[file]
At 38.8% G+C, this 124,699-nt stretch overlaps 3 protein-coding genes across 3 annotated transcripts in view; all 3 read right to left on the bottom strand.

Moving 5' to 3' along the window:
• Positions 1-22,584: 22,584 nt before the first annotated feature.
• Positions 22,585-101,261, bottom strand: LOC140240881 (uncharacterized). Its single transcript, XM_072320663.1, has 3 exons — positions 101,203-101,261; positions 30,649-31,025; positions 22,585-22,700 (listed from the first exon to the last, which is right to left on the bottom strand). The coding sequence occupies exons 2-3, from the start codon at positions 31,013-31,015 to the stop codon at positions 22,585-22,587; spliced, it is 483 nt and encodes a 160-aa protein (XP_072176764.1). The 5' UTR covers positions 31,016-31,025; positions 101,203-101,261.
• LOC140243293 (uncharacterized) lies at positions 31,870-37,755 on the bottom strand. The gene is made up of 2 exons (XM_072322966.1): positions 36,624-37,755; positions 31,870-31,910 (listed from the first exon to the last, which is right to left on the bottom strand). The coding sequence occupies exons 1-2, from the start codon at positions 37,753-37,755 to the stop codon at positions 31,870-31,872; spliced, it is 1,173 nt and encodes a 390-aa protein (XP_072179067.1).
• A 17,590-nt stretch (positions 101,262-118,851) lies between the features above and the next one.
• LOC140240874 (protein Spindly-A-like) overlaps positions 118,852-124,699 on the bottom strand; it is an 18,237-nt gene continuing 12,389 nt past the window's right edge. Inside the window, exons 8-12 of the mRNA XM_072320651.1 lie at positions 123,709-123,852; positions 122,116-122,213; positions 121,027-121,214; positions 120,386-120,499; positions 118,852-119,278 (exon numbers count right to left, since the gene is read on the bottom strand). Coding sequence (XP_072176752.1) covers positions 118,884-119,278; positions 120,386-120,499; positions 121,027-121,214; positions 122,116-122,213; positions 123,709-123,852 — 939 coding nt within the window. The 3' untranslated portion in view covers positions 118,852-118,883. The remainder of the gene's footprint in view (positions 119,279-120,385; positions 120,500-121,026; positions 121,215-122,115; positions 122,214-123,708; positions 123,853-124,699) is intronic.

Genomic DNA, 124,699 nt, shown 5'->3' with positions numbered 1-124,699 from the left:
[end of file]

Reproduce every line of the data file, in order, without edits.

At 38.8% G+C, this 124,699-nt stretch overlaps 3 protein-coding genes across 3 annotated transcripts in view; all 3 read right to left on the bottom strand.

Moving 5' to 3' along the window:
• Positions 1-22,584: 22,584 nt before the first annotated feature.
• Positions 22,585-101,261, bottom strand: LOC140240881 (uncharacterized). Its single transcript, XM_072320663.1, has 3 exons — positions 101,203-101,261; positions 30,649-31,025; positions 22,585-22,700 (listed from the first exon to the last, which is right to left on the bottom strand). The coding sequence occupies exons 2-3, from the start codon at positions 31,013-31,015 to the stop codon at positions 22,585-22,587; spliced, it is 483 nt and encodes a 160-aa protein (XP_072176764.1). The 5' UTR covers positions 31,016-31,025; positions 101,203-101,261.
• LOC140243293 (uncharacterized) lies at positions 31,870-37,755 on the bottom strand. The gene is made up of 2 exons (XM_072322966.1): positions 36,624-37,755; positions 31,870-31,910 (listed from the first exon to the last, which is right to left on the bottom strand). The coding sequence occupies exons 1-2, from the start codon at positions 37,753-37,755 to the stop codon at positions 31,870-31,872; spliced, it is 1,173 nt and encodes a 390-aa protein (XP_072179067.1).
• A 17,590-nt stretch (positions 101,262-118,851) lies between the features above and the next one.
• LOC140240874 (protein Spindly-A-like) overlaps positions 118,852-124,699 on the bottom strand; it is an 18,237-nt gene continuing 12,389 nt past the window's right edge. Inside the window, exons 8-12 of the mRNA XM_072320651.1 lie at positions 123,709-123,852; positions 122,116-122,213; positions 121,027-121,214; positions 120,386-120,499; positions 118,852-119,278 (exon numbers count right to left, since the gene is read on the bottom strand). Coding sequence (XP_072176752.1) covers positions 118,884-119,278; positions 120,386-120,499; positions 121,027-121,214; positions 122,116-122,213; positions 123,709-123,852 — 939 coding nt within the window. The 3' untranslated portion in view covers positions 118,852-118,883. The remainder of the gene's footprint in view (positions 119,279-120,385; positions 120,500-121,026; positions 121,215-122,115; positions 122,214-123,708; positions 123,853-124,699) is intronic.

Genomic DNA, 124,699 nt, shown 5'->3' with positions numbered 1-124,699 from the left: